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Bovington Tank Museum

Bovington Tank Museum
BH20 6JG
Nearest Train Station: Wool (1.3ml)
Nearest Motorway Junction: M27 J1


In the Dorset countryside lives one of the largest and most impressive collections of military hardware in the world. The tank museum boasts five cram packed halls of 150 types tanks and armoured vehicles of from over 25 countries ranging from WW1 to the modern day Gulf War.

There is also a recreation of the trenches highlighting the reality of warfare from the Great War from the initial recruitment to going 'over the top'... Not only does the exhibition show the conditions that the soldiers had to deal with there is also a life size model of the first tank to crash through the German trenches on 15th Sept 1916.There is also a 'For Valour' exhibition showing many of the medals that brave and courageous men would have been awarded, including many original photographs, artifacts and diaries telling the tales of how they were won.


ecent paranormal activity in the WW1 and WW2 halls have been reported, such as visitors frequently reporting strange things in photographs they have taken. Photographs also taken using standard 35mm cameras have had strange lights and distortions on the prints that can't be explained. A professional photographer commissioned by the Museum had many shots ruined by unexplained streaks of light across the photos.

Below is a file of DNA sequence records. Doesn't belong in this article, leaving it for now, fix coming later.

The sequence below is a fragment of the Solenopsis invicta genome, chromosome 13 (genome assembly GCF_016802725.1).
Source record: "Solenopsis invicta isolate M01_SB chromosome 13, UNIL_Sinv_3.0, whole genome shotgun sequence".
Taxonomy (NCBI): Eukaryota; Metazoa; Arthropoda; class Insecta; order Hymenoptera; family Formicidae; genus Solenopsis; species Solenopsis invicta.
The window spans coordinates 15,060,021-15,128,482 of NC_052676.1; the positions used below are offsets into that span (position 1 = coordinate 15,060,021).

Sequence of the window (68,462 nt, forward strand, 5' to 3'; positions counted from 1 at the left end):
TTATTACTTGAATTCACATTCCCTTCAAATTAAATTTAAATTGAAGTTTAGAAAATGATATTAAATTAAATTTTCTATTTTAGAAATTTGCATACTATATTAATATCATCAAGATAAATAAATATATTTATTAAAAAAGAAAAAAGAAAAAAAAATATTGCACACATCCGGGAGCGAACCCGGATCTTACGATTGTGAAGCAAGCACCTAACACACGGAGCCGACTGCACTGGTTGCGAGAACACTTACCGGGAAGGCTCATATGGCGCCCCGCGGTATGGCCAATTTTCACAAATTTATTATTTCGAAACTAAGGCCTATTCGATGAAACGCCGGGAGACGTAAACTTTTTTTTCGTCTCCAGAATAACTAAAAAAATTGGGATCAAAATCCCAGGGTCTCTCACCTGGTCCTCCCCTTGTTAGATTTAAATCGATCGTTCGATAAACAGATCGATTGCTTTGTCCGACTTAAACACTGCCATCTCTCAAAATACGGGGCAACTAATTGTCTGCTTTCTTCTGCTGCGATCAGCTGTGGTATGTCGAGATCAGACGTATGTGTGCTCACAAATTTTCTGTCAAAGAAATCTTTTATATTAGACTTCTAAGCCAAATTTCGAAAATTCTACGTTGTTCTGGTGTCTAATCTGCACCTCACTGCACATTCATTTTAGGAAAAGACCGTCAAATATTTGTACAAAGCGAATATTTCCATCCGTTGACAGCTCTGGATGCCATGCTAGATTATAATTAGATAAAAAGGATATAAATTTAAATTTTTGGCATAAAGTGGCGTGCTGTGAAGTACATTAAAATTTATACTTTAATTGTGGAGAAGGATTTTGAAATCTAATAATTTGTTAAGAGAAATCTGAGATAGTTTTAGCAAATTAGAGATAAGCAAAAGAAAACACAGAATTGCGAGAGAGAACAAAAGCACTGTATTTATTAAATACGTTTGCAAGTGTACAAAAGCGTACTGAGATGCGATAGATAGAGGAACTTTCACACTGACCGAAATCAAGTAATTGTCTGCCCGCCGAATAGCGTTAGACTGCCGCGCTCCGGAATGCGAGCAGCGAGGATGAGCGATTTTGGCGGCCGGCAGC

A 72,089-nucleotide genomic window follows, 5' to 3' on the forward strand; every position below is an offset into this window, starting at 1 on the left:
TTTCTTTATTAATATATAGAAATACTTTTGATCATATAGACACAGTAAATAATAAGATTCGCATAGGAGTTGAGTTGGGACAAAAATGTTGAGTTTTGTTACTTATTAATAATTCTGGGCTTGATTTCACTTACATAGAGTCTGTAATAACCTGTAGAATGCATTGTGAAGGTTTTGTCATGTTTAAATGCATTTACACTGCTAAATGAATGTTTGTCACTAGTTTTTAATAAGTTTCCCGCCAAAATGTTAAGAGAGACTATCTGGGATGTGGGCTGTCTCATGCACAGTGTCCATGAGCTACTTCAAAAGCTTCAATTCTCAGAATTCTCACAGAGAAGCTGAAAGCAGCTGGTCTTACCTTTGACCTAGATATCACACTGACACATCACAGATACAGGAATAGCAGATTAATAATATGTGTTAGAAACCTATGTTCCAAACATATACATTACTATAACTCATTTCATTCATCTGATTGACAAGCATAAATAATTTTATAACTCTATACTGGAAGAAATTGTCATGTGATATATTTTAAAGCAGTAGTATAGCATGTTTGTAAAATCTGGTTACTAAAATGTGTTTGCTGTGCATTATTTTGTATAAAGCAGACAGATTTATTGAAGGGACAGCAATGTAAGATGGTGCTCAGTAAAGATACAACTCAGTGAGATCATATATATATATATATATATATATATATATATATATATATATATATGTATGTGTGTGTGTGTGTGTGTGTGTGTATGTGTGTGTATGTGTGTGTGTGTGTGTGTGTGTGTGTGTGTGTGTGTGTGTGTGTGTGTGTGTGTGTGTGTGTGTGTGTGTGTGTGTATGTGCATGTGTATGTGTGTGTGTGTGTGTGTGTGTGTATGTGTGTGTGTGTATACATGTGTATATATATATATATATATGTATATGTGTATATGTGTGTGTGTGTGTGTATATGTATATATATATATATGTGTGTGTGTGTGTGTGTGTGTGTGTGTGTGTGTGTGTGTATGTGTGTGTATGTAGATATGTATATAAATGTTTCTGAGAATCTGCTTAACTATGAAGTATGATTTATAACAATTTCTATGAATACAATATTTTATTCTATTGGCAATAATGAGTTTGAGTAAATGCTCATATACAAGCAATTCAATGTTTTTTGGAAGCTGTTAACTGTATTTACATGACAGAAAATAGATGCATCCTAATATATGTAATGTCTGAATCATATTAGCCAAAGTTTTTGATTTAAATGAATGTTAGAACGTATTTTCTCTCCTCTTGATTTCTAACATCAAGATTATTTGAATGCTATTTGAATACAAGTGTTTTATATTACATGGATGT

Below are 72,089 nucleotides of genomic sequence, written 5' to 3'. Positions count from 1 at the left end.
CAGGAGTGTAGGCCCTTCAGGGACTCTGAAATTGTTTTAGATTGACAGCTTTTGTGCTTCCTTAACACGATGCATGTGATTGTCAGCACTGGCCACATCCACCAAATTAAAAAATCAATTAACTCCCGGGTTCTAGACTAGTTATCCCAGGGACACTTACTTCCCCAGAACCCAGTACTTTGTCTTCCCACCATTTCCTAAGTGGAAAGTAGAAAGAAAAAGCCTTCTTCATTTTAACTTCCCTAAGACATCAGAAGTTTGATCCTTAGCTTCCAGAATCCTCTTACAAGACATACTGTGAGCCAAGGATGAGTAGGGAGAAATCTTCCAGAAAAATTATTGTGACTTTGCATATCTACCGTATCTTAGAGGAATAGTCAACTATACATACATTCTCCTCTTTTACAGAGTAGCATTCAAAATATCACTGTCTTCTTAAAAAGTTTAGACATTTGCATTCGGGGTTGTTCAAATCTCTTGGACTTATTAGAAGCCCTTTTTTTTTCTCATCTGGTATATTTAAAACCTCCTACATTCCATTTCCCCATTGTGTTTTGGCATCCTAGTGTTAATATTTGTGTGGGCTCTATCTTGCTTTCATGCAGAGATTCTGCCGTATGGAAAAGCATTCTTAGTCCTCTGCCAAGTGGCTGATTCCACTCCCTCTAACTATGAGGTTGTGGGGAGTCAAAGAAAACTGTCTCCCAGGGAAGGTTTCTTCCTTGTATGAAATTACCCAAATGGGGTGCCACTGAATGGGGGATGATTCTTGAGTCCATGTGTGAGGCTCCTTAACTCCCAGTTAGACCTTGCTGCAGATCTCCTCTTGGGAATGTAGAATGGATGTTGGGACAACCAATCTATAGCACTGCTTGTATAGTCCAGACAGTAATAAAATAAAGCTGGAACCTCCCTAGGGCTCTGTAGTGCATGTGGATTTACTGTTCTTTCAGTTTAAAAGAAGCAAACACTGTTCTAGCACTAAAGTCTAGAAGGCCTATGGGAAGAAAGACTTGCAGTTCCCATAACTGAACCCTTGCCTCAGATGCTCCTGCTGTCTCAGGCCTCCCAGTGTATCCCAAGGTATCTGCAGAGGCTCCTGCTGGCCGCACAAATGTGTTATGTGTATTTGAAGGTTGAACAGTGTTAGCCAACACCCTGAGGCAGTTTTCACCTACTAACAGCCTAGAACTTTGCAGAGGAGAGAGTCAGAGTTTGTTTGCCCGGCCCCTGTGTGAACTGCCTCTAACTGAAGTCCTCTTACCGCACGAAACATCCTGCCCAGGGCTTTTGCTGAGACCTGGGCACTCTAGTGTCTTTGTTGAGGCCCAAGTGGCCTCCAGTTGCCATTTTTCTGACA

Certain vehicles seem to attract more attention than others. Two vehicles that are of particular interest are both German and WW2 era; one being the Tiger and the other being a Hanomag an infantry carrier and half track. The Tiger is the source of The Museums most enduring ghost story. Since the arrival of this tank in the 1950s, there have been sightings of a German officer around the Tiger from both inside and outside the museum. So often has this figure been sighted, he was affectionately nicknamed `Herman the German`. He has recently been seen by a new member of staff who knew nothing of 'Herman'.

The Hanomag has often been described as a vehicle with a `presence`; a place near visitors had long felt uncomfortable, and captured strange distortions in photography. It was during recent restoration work on this vehicle that old paintwork was revealed, an insignia identifying that during the latter stages of the war at least, this half track had served as a field ambulance. A museum assistant was cleaning an information board when he heard someone walking past. As he turned to greet what he thought was his colleague, he found no one. In front of him stood the Hanomag.

The museum is full of machines that were designed for war that have witnessed some of the most distressing and testing human experiences it is possible to imagine. Each one has a story, the museum are only able to piece together small pieces of the puzzle. So many vehicles carry the scars of battle and we can only speculate on the fate of their occupants.
Other stories that have existed since the 60s and 70s include an occasion when a warden opened the museum one morning to discover that every light bulb in what is now the WW2 hall had been removed from its fitting and placed carefully on the floor directly below. Not one was broken even though the light bulbs hung some 15 up.

Finally, one local myth relates to the mysterious death of Bovington resident Lawrence of Arabia, who was knocked off his motorbike at nearby Clouds Hill. At dawn, 5.30 am, it is said that the distinctive sound of his motorbike can be heard at the place he fell from his bike.


Saturday, January 21, 2006
Saturday, March 05, 2005


Soldier Spirit?
Light Anomalies


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